Thimble, a U.S. startup, offers flexible and short-term business insurance to SMEs and micro-entrepreneurs. And business couldn’t be better. “Demand has skyrocketed during the COVID pandemic,” says Thimble CEO Jay Bregman.
Employers in the U.S. have shed millions of permanent, full-time jobs and an increasing number of these laid-off workers are starting their own companies. They need insurance but due to the uncertainty caused by the pandemic prefer not to take out the annual policies offered by traditional insurers. Thimble provides liability coverage for customers in more than 130 professions, including handymen, landscapers, cleaning people and dog walkers. Policies can be purchased directly from the Thimble website or app by the hour, day, week, month or year. Bregman says Thimble has seen an “incredible” rise in demand not only from micro-entrepreneurs and small businesses but also from bigger businesses, who, due to the pandemic, can’t forecast what’s going to happen. “They can’t buy annual policies or don’t want to buy new policies because they don’t want to be stuck overpaying or paying for something they don’t need and so they’re buying our products,” says Bregman. “We think the time has come for New Age products that allow people to buy only what they need.”
Thimble’s flexible offer is just one example of why agile startups are seeing business boom during the pandemic while insurers and some corporates in other sectors are finding themselves on the back foot. The creative ways that startups are responding to existing or emerging needs that are being insufficiently addressed by large corporates and governments during the COVID pandemic was the topic of a December 8 roundtable organized by DataSeries, a global network of data leaders led by venture capital firm OpenOcean (an investor in Thimble), and moderated by The Innovator Editor-in-Chief Jennifer L. Schenker.
Panelist Austin McChord, Ex-CEO & Founder of Datto, a provider of cloud-based software and technology solutions delivered by managed service providers, says he sees lots of opportunity in servicing the needs of SMEs and newly minted entrepreneurs. “A lot of this pandemic stuff is not that dissimilar to when a forest fire comes through and clears out a whole lot of things in an area but then creates new open space for new plants to show up and strive to survive and grow and flourish,” says McChord. “In a huge way COVID is just making the future come faster.”
People who had considered launching their own businesses but were waiting for the right time are making the leap during the pandemic out of choice or necessity. “If you are in the business of serving these people then you had better be ready to reach out to them and onboard them,” says McChord. “There are so many new offshoots, so many new seeds being planted during this forest fire of a pandemic. I think it’s actually a really exciting time to be in this space. “
Panelist Allan Martinson, a co-founder of Estonia-based startup Xolo, couldn’t agree more. “There are millions of people in the U.S. and Europe who are involved in independent work and the crisis is actually creating more opportunities and more growth in that sector,” says Martinson. Xolo offers a self-service-based, highly automated and location-independent management solution to more than 57,000 micro-entrepreneurs in 119 countries. The company wasn’t sure what to expect when the pandemic started. “We were quite afraid when COVID first hit that many of our customers would end up going bankrupt or close down their businesses,” says Martinson. Xolo sent out an email to its customer base and asked them how they thought the pandemic might impact them “We got about 400 replies and about 25% of them said they were worried that the pandemic would destroy their businesses,” he says. “We braced ourselves for the worst but nothing like that happened. Freelancing has been steaming ahead and actually accelerating during the last six to nine months and, for us, that is a very welcome development.”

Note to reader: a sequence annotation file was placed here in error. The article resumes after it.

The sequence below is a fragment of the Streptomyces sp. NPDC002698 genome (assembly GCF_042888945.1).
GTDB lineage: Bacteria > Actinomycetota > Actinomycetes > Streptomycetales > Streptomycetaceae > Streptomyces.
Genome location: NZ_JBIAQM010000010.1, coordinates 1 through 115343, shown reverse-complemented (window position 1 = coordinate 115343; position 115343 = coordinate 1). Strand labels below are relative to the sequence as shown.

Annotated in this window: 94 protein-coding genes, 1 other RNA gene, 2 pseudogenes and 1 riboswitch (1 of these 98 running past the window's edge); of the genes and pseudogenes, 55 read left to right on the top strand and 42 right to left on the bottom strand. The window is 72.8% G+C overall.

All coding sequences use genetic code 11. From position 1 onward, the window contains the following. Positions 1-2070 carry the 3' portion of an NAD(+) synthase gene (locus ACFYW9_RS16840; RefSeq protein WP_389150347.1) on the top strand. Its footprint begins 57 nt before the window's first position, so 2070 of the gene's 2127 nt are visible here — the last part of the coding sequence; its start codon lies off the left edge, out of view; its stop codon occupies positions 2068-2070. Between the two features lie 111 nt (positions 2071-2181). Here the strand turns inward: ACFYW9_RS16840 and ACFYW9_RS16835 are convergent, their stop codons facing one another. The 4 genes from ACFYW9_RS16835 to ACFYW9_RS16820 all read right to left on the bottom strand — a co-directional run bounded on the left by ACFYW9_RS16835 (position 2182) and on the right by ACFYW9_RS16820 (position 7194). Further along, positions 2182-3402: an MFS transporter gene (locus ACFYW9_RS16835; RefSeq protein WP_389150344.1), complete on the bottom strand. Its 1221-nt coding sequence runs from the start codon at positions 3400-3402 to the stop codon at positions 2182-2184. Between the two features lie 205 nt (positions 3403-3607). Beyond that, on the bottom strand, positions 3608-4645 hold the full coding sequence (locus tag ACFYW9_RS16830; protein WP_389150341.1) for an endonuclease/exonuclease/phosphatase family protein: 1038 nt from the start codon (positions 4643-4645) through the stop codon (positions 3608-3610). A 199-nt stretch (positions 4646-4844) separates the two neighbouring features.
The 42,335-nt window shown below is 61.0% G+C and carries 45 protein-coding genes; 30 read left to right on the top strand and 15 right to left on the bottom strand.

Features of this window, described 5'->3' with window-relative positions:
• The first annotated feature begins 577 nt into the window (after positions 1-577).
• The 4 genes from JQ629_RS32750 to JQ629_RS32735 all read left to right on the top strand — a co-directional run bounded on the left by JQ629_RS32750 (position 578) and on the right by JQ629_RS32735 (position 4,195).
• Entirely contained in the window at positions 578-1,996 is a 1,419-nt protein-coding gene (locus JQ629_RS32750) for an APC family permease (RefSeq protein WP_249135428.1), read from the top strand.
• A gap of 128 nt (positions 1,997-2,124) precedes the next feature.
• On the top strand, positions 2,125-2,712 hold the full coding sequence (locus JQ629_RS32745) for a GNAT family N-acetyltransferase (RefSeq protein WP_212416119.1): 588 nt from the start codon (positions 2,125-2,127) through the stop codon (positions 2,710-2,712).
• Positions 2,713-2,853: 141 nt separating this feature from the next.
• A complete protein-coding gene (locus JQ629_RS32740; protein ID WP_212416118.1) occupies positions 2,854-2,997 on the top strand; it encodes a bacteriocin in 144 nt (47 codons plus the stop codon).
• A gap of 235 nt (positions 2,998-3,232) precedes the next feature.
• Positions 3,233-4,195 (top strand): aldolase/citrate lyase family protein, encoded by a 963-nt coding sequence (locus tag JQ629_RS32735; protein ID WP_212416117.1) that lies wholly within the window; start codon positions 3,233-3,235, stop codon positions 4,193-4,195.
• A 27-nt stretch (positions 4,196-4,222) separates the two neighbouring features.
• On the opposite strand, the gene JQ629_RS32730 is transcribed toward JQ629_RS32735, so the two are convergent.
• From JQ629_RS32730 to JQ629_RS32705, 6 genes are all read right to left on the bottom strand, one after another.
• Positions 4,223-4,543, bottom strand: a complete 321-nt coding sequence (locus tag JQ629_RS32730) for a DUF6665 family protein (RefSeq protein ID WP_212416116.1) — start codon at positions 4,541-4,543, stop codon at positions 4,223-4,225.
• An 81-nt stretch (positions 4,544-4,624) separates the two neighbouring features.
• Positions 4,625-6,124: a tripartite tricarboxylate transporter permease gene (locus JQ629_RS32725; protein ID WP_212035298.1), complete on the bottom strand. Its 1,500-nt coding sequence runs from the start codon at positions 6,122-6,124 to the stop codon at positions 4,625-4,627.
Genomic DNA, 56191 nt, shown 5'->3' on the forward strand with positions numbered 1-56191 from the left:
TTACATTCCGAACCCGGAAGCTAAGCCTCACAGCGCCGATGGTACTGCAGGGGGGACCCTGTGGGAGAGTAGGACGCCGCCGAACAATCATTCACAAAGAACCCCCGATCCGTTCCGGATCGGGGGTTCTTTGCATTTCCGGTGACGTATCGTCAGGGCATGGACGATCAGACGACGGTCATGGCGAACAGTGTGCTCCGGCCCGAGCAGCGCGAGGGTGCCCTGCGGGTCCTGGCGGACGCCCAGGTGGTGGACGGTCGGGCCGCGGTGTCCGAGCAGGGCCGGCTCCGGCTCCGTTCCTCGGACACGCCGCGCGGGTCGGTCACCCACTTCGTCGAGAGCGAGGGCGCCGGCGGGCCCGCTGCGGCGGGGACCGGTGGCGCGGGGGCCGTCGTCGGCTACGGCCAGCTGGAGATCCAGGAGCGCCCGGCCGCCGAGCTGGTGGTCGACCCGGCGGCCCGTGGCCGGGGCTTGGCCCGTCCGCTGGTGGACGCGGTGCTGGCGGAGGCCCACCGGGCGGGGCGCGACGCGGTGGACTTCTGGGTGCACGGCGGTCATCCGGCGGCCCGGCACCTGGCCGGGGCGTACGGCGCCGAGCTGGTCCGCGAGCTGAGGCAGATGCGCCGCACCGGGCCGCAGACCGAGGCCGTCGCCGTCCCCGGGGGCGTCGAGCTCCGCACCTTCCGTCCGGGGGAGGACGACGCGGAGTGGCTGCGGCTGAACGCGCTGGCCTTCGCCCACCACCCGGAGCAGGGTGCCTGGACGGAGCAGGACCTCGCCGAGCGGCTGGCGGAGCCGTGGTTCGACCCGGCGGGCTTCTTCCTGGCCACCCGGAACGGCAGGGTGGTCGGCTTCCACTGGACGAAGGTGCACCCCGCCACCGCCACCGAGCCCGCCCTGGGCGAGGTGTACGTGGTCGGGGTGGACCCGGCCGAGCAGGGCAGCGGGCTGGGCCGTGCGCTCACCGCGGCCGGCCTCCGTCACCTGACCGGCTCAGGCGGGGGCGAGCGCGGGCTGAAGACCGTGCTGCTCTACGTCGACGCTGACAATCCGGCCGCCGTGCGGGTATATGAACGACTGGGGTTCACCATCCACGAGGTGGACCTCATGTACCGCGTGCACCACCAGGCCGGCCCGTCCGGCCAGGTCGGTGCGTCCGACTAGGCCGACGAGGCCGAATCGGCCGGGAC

There are around 22 million self-employed people in Europe, according to a December report compiled by Boston Consulting Group and Malt, a French scale-up that helps corporates recruit freelancers. Salaried work peaked around the year 2000, and since then, the number of independent workers has been on the rise across Europe, according to the report. Among them, freelancers are spearheading the growth of independent work: they are the fastest-growing segment of the European labor market. France has seen a 92% increase in the number of freelancers in the past 11 years while Spain has seen a 40% increase. The exception is Germany, where the number of freelancers in Germany has remained steady at around 1.3 million.Though the digital freelancer movement was initially driven by the rise of the IT sector and software developers, it is now continuing to grow thanks to workers from a wide variety of industries.
It is not just the number of freelancers that are experiencing explosive growth. The creation of new small businesses is also on the rise, with the U.S. reporting a higher than usual number of new business applications during the pandemic. In fact, in the third quarter of 2020 the U.S. experienced the highest quarter of new business applications since it began recording data about them in 2004, according to a NPR story.
These new businesses, along with existing SMEs, are in need of all kinds of IT support services. Datto works with managed service providers that serve as the outsourced chief technology officers or chief information officers for small businesses. “That model has been really successful, and we don’t see that changing, as it enables person-to-person face-to-face relationships and that is something that the large players in the industry just can’t provide,” says McChord.
Beyond IT troubleshooting, cybersecurity is among the top priorities for companies both big and small in the time of COVID, says McChord. “On the cybersecurity side the pandemic has really challenged a lot of paradigms,” he says. “And a big piece of it is that both small and large businesses regarded the secure place to work as inside the corporate network and then they built this big expensive wall around it to ensure that only good things happen there. Well, guess what? No one’s in the corporate network anymore. Workers are taking these machines home, out into the wild, and they’re all going through VPNs. And so it has caused a lot of rethinking around how a lot of that security is done, and where the security infrastructure gets deployed.”
In the new work-from-home environment time management is more important than ever, says panelist Fred Krieger, Founder and CEO at Scoro, a work management platform focused on SMEs.